'Javier Ambler's Law' Would End Contracts Between Reality TV And Law Enforcement Agencies In Texas
The Texas Legislature could vote on a bill this year that would stifle relationships between law enforcement and reality television shows. The measure — House Bill 54 — was filed by state Rep. James Talarico, D-Round Rock, who calls it “Javier Ambler’s Law.”
Javier Ambler, a 40-year-old Black man, died in March 2019, after Williamson County deputies chased him for 22 minutes for failing to dim his headlights to oncoming traffic. When they caught him, they tasered him, though he said he had a heart condition and couldn't breathe. Ambler died shortly after. The incident was captured on film for the reality television show “Live PD,” which had a contract with the Williamson County Sheriff’s Office.
Talarico's bill would prohibit law enforcement agencies from entering into contracts with television crews filming reality shows.
“Policing is not entertainment,” said Talarico, who worked with Ambler's family on the bill. “And I think we saw the devastating consequences of law enforcement leaders trying to boost their own ratings rather than protect our communities.”
Ambler's sister, Kimberly Ambler, said she plans to lobby lawmakers to pass the measure during the session.
“Obviously, it's not everything, but I feel like it's a step in the right direction,” she said. “I feel like my brother's life was taken. I don't want it to be in vain. And I don't want this to happen to anyone else. So, whatever I need to do on my end, if that requires me being there, then I'm going to be there.”
Talarico said he was concerned that reality television film crews “have a concrete impact on policing and increase the number of violent interactions between law enforcement professionals and citizens.”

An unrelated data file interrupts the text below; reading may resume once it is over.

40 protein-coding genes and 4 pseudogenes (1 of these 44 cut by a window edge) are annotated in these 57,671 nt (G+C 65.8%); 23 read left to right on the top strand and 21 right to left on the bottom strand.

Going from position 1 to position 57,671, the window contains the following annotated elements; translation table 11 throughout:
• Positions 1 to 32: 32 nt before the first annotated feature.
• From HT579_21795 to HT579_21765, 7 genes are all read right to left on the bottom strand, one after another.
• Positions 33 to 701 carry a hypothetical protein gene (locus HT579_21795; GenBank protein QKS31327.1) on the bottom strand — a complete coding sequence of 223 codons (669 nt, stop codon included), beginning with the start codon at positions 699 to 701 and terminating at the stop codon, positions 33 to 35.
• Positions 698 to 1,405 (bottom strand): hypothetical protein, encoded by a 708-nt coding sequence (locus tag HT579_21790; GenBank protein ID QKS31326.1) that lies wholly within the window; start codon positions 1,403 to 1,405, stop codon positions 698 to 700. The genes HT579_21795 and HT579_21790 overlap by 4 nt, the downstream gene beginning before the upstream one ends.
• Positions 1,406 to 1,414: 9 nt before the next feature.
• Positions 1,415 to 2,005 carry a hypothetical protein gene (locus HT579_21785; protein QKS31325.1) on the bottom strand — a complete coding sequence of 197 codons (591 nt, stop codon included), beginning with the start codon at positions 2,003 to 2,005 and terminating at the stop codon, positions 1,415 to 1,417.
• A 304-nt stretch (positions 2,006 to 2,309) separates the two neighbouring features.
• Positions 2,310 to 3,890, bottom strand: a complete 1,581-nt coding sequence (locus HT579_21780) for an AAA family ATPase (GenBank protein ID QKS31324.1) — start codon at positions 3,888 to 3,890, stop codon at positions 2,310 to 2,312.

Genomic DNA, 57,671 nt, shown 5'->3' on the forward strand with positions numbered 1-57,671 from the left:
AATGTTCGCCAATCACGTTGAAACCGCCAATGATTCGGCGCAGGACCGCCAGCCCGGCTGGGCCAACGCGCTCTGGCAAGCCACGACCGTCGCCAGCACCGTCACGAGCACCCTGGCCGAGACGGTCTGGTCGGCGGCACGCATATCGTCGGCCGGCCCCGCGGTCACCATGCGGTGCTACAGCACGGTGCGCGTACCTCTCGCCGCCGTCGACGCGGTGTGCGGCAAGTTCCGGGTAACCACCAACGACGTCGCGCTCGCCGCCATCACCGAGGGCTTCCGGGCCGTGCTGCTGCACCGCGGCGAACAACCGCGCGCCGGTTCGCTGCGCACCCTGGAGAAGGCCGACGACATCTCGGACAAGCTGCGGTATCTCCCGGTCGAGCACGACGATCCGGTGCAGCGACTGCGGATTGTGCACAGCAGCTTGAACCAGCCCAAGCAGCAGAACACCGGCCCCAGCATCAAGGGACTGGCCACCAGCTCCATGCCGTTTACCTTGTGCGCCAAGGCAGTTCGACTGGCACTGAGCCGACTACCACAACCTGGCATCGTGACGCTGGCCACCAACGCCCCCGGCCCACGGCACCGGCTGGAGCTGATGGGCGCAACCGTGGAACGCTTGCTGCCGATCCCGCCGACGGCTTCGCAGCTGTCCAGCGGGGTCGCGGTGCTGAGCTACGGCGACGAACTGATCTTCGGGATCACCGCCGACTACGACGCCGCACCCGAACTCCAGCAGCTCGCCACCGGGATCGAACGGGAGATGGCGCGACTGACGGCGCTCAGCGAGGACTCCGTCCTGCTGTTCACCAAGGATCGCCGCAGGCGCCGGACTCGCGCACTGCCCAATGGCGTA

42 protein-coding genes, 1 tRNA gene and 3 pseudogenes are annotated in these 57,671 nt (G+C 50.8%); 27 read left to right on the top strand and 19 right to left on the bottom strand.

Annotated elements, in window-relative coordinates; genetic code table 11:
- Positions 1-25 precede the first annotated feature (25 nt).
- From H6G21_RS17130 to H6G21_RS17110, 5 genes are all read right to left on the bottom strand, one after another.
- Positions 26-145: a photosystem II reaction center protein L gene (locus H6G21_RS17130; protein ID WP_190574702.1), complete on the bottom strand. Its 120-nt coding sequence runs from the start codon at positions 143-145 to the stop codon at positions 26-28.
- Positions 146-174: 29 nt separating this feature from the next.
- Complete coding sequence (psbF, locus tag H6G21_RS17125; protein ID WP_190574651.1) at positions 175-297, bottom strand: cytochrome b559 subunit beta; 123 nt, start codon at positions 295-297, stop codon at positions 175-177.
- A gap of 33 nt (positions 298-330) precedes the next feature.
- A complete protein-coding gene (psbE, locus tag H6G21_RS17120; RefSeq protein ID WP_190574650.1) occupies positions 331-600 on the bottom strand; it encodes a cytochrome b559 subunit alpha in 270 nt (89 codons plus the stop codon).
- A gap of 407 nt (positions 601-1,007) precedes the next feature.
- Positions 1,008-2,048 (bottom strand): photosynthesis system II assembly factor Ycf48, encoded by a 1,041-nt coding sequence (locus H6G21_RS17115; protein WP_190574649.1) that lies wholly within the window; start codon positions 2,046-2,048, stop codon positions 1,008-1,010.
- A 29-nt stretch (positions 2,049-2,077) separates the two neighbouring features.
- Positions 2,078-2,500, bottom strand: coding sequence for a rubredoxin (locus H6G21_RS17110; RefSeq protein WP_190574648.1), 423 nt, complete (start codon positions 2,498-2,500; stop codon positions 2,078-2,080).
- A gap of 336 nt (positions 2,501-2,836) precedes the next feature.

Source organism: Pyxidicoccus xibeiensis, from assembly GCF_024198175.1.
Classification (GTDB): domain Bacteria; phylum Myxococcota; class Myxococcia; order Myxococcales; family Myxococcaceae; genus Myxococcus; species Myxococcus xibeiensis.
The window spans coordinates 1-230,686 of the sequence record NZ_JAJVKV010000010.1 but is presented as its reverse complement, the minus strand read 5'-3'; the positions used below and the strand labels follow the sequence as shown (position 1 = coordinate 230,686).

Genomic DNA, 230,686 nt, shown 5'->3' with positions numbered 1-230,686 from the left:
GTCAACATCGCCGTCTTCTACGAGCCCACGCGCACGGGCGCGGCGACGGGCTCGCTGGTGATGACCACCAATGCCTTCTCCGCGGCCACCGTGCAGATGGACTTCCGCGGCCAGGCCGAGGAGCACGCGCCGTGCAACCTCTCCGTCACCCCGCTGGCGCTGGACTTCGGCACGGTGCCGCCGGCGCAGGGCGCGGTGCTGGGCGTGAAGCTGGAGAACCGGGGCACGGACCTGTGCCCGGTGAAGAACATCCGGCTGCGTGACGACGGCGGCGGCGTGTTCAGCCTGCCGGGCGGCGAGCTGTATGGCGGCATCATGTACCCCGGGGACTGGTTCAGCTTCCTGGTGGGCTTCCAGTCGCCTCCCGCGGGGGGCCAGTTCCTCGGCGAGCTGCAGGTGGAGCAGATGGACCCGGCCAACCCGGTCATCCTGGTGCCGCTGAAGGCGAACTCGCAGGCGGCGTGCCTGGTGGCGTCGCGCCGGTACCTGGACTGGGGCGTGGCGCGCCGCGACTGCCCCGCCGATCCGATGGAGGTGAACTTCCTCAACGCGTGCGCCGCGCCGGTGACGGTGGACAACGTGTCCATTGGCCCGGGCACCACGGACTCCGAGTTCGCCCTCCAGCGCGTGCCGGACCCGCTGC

“As law enforcement agencies across our state suffer from a lack of funding ... we knew that law enforcement leaders would feel the temptation to contract with these reality TV shows in order to raise much needed revenue," he said. "And that's a perverse incentive."
State Sen. John Whitmire, D-Houston, said he would sponsor the bill in the Senate. He said the issue should have been resolved long ago, but the “stars have aligned themselves.” The momentum from last year's protests against police brutality put the issue at the forefront of people's minds, he said, which will likely help the bill gain support.
“If it's peaceful, civil, constitutionally protected protest, we need to let them know we're listening,” Whitmire said. “I think that's how our system works.”
Charley Wilkison is the executive director for CLEAT, the Combined Law Enforcement Associations of Texas, which advocates for the rights of law enforcement officers. Wilkison said reality television has no place in policing and that he welcomes this legislation and any action that could elevate officers' quality of work.
“The more education and standards and training that we invest in [an officer] ... then the better their job is, so you recruit a higher level employee,” he said.
He called the reality television show and Ambler’s death an “abomination,” but added that local lawmakers should be held accountable as well, saying reforms come from the state and local level.
Mike Gleason, who beat Williamson County Sheriff Robert Chody's re-election bid this year, said he supports the bill and thinks a similar statute should have already been in place. Chody was sheriff at the time of Ambler's death.
"Sometimes, we just got to get to the point where we codify common sense," Gleason said. "We finally got to write it out and say, 'Here you go. We thought you knew it. We thought you understood it. We thought you would practice it, but you've shown that you can't do that. So, here you go. Now it's a law and it has consequences.'"
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